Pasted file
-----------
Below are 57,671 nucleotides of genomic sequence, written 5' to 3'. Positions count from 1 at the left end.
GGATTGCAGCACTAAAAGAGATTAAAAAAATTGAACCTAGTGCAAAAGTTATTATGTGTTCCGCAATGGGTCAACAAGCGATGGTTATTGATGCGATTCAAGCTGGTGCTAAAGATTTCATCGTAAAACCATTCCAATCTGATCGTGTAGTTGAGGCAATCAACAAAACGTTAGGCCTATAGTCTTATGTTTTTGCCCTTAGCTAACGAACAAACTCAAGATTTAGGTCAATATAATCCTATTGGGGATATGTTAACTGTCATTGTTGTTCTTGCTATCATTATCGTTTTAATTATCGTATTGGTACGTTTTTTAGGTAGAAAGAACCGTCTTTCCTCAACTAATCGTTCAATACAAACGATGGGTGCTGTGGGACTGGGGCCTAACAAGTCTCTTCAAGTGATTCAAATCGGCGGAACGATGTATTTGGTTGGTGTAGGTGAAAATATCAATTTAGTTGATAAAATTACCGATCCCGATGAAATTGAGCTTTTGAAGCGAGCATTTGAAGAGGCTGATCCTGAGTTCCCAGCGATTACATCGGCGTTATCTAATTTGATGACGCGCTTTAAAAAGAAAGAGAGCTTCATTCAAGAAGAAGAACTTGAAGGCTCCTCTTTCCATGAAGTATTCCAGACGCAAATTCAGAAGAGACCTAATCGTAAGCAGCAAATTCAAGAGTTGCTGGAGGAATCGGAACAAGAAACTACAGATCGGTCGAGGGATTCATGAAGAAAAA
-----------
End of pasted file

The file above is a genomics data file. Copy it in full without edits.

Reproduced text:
Below are 57,671 nucleotides of genomic sequence, written 5' to 3'. Positions count from 1 at the left end.
GGATTGCAGCACTAAAAGAGATTAAAAAAATTGAACCTAGTGCAAAAGTTATTATGTGTTCCGCAATGGGTCAACAAGCGATGGTTATTGATGCGATTCAAGCTGGTGCTAAAGATTTCATCGTAAAACCATTCCAATCTGATCGTGTAGTTGAGGCAATCAACAAAACGTTAGGCCTATAGTCTTATGTTTTTGCCCTTAGCTAACGAACAAACTCAAGATTTAGGTCAATATAATCCTATTGGGGATATGTTAACTGTCATTGTTGTTCTTGCTATCATTATCGTTTTAATTATCGTATTGGTACGTTTTTTAGGTAGAAAGAACCGTCTTTCCTCAACTAATCGTTCAATACAAACGATGGGTGCTGTGGGACTGGGGCCTAACAAGTCTCTTCAAGTGATTCAAATCGGCGGAACGATGTATTTGGTTGGTGTAGGTGAAAATATCAATTTAGTTGATAAAATTACCGATCCCGATGAAATTGAGCTTTTGAAGCGAGCATTTGAAGAGGCTGATCCTGAGTTCCCAGCGATTACATCGGCGTTATCTAATTTGATGACGCGCTTTAAAAAGAAAGAGAGCTTCATTCAAGAAGAAGAACTTGAAGGCTCCTCTTTCCATGAAGTATTCCAGACGCAAATTCAGAAGAGACCTAATCGTAAGCAGCAAATTCAAGAGTTGCTGGAGGAATCGGAACAAGAAACTACAGATCGGTCGAGGGATTCATGAAGAAAAA